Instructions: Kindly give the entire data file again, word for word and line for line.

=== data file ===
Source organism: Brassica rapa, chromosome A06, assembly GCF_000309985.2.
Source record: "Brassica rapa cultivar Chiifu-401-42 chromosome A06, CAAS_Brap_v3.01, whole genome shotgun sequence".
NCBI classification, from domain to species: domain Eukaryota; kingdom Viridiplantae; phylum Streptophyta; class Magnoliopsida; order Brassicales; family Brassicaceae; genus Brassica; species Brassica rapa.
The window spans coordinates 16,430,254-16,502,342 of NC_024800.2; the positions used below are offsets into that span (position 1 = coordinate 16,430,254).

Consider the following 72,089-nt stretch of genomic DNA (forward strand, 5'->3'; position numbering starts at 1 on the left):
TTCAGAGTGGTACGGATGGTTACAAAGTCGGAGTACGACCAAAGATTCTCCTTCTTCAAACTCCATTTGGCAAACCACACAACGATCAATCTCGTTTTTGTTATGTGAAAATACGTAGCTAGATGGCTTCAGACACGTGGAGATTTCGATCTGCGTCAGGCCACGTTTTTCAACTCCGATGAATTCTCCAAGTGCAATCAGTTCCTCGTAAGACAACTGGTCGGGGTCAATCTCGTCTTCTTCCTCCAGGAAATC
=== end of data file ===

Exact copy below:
Source organism: Brassica rapa, chromosome A06, assembly GCF_000309985.2.
Source record: "Brassica rapa cultivar Chiifu-401-42 chromosome A06, CAAS_Brap_v3.01, whole genome shotgun sequence".
NCBI classification, from domain to species: domain Eukaryota; kingdom Viridiplantae; phylum Streptophyta; class Magnoliopsida; order Brassicales; family Brassicaceae; genus Brassica; species Brassica rapa.
The window spans coordinates 16,430,254-16,502,342 of NC_024800.2; the positions used below are offsets into that span (position 1 = coordinate 16,430,254).

Consider the following 72,089-nt stretch of genomic DNA (forward strand, 5'->3'; position numbering starts at 1 on the left):
TTCAGAGTGGTACGGATGGTTACAAAGTCGGAGTACGACCAAAGATTCTCCTTCTTCAAACTCCATTTGGCAAACCACACAACGATCAATCTCGTTTTTGTTATGTGAAAATACGTAGCTAGATGGCTTCAGACACGTGGAGATTTCGATCTGCGTCAGGCCACGTTTTTCAACTCCGATGAATTCTCCAAGTGCAATCAGTTCCTCGTAAGACAACTGGTCGGGGTCAATCTCGTCTTCTTCCTCCAGGAAATC